Optionally, bore 28 has ledge 34 shown in FIG. 4 formed integrally thereon, e.g., through the casting process, to abut driver sole insert 22 to provide additional structural support for driver sole insert 22 and screw 24. Alternatively, driver sole insert 22 can be formed integrally on bore 28. These alternatives are applicable to all of the embodiments described herein.
Referring to FIG. 5, a fully assembled golf club is shown. Serrated hosels 16 and 18 form a single hosel and the serrated lines 16 and 17 separating the two hosels are preferably located above the top of club head 12. The advantage of locating the anti-rotation device, i.e., shaft serrated hosel 16 and driver serrated hosel 18, above the club head is that no additional mass is added, thereby preserving the mass properties of the club head and eliminating a protrusion at the shaft/hosel intersection. The anti-rotation device uses a standard hosel to make both the shaft serrated hosel and the driver serrated hosel This means there is no weight gained or lost from the device, which in turn means no change in moment of inertia or center of gravity. Furthermore, serrated lines 16 and 17 add a visual distinction to the golf club and readily identify the golf club as an interchangeable golf club.
Driver sole insert 22 and shaft threaded insert 20 can be made out of aluminum, stainless steel or titanium. Screw 24 can be any threaded screw, and is preferably a TORX™ drive flat head screw and the sole insert 22 is tapered so that the head of screw 24 can be flushed with sole insert 22, as best shown in FIG. 4.
Referring to FIGS. 6 and 7, another embodiment of connection system 10 is shown. In this embodiment, the two-part hosel of the first embodiment is replaced by a keyed anti-rotation device. This keyed anti-rotation device comprises angled cut-out 36 on the distal tip of shaft 14. Shaft 14 is also hollow and has threaded shaft insert 20 inserted therein and conventional hosel 40 disposed thereon. Driver sole insert 22′ has angled surface 38 sized and dimensioned to match cut-out 36. In this embodiment, shaft 14 is inserted into driver sole insert 22′, and angled cut-out 36 is keyed to angled surface 38 as screw 24 is threaded into shaft insert 20 to minimize or prevent relative rotation between shaft 14 and driver sole insert 22′/club head 12. An advantage of this embodiment is that an anti-rotation device can be added without adding substantial weight to the club head thereby minimizing the effect on the club's swing weight.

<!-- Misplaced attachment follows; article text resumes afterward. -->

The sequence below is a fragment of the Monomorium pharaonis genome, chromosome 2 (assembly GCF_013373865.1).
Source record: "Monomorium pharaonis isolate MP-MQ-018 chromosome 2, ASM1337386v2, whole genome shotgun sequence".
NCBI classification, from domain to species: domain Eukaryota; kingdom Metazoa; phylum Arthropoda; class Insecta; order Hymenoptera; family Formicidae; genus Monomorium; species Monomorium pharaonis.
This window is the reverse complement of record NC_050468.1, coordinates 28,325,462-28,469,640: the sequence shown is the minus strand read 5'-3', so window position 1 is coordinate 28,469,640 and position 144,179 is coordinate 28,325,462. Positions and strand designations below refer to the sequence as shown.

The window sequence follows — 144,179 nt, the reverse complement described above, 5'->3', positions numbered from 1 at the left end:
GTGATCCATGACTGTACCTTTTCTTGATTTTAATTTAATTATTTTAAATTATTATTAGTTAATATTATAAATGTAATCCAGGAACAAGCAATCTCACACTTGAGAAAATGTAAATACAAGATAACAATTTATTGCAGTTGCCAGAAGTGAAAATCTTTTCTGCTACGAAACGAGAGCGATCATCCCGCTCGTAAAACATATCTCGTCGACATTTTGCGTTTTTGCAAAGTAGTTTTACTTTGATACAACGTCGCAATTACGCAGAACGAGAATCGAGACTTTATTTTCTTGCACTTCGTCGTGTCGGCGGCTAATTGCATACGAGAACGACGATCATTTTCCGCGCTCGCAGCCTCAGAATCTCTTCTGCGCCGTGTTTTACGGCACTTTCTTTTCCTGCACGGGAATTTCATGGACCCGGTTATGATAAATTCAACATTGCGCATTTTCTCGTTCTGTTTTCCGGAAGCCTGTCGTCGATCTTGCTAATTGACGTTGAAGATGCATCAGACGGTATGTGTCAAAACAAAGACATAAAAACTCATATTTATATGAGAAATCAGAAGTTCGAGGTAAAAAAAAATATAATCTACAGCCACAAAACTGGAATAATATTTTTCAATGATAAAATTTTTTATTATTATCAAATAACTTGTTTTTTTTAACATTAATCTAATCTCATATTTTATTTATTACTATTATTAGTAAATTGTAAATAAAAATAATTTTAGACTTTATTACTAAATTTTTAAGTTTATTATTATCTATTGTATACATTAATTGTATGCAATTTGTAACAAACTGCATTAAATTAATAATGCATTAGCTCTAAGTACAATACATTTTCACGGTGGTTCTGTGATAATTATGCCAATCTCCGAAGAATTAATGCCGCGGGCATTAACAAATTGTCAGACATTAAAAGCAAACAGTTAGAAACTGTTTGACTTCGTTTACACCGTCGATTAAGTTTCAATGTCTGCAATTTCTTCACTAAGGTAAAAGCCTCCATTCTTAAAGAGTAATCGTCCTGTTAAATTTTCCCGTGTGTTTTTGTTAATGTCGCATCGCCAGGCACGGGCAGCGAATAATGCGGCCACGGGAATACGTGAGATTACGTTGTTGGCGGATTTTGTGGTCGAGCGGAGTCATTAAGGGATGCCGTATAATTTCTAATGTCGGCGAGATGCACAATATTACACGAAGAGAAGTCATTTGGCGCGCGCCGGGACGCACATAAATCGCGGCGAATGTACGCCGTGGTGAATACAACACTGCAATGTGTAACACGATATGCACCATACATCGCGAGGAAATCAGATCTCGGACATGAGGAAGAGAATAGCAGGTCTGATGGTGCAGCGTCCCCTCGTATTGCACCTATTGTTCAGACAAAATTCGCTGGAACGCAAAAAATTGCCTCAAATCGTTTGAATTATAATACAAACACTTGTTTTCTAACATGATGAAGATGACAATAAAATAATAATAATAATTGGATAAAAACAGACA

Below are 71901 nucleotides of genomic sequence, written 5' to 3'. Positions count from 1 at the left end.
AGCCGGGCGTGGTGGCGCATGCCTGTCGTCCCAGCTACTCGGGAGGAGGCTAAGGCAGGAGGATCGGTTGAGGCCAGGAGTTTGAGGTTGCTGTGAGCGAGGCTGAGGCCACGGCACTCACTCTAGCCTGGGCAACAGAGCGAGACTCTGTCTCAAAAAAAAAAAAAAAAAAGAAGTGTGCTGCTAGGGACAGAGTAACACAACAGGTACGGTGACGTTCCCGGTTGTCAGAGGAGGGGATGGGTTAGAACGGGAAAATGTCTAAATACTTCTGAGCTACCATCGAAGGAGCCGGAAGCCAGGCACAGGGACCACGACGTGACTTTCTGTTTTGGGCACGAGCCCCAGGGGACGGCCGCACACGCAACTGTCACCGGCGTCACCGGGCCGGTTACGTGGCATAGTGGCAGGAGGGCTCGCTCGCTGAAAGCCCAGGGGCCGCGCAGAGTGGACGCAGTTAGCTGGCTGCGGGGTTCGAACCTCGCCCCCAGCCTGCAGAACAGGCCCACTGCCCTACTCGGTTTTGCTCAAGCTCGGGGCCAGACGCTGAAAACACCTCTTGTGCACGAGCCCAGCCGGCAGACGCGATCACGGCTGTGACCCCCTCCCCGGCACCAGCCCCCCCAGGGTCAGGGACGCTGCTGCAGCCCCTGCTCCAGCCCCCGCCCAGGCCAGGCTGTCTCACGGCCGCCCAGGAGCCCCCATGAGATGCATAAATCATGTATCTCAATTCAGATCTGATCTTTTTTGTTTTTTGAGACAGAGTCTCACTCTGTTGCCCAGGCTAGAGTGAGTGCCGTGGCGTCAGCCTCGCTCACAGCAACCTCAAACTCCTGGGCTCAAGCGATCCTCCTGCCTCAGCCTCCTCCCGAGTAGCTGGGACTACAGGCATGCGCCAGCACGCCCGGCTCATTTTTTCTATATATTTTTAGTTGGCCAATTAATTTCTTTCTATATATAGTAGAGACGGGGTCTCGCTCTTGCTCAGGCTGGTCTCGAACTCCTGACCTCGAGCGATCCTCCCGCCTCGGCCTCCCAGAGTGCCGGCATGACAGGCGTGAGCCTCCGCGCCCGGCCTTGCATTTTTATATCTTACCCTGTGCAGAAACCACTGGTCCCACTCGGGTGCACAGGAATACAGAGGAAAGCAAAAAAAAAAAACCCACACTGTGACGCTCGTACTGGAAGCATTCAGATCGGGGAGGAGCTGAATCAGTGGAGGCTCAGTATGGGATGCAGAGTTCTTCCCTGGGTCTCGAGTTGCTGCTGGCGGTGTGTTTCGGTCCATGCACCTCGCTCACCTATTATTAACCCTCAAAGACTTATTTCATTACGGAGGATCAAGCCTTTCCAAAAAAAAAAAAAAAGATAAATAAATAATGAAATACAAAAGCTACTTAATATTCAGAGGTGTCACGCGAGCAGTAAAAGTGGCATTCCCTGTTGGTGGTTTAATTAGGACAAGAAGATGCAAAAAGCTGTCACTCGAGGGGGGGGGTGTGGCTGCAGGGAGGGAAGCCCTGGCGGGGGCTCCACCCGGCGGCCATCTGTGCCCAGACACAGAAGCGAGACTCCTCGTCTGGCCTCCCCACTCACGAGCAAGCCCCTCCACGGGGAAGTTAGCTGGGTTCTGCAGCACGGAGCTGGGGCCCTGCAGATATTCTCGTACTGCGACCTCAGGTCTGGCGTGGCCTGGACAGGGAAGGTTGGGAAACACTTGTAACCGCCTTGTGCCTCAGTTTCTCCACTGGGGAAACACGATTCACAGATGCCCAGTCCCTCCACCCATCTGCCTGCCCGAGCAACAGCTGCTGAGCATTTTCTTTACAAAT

Referring to FIG. 8, another embodiment of connection system 10 is shown. In this embodiment, bore 18 does not extend through club head 12. Club head 12 has hosel 42, which has at least one and preferably two or more channels 44. Channel 44 has entry leg 46 and locking leg 48. Leg 46 is adapted to receive post 50 on shaft 14. After post 50 travels through entry leg 46, it passes transverse leg 47 before being received and held in locking leg 48. Disposed within hosel 42 is spring 52 which exerts an upward force on shaft 14 to hold securely post 50 in locking leg 48. Spring 52 is selected so that it can exert a sufficient force to hold post 50 within channel 44. Preferably, spring 52 has a spring constant from about 5 to about 100 pounds-force/inch. More preferably, the spring constant can be in the range of about 20 to about 75 pounds-force/inch and most preferably about 33 pounds-force/inch. A golfer can conveniently insert shaft 14 into hosel 42 after aligning post 50 to leg 46. Thereafter, shaft 14 is rotated along transverse leg 47 and afterward spring 52 pushes shaft 14 up leg 48. Post 50 and channel 44 is also known as a bayonet mount or connection.
Although channel 44 is illustrated as a “J-shaped” channel, it can have any shape, e.g., “U”, “L”, “S”, “V” or “W” shape. Also, preferably leg 46 is preferably deep so that as post 50 is moved down into hosel 42, more of shaft 14 overlaps hosel 42 to increase mechanical stability. Alternatively, the top of locking leg 48 may have a reduced diameter section to hold post 50 by press-fit or by increased friction. As illustrated in FIG. 8A, the reduced diameter section can be a triangular section. The reduced diameter section can also be a figure-eight or waist section.
While the embodiments of the present invention are illustrated with driver-type clubs, it is understood that any type of golf clubs can utilize inventive connection system 10.
While it is apparent that the illustrative embodiments of the invention disclosed herein fulfill the objectives stated above, it is appreciated that numerous modifications and other embodiments may be devised by those skilled in the art. Therefore, it will be understood that the appended claims are intended to cover all such modifications and embodiments, which would come within the spirit and scope of the present invention.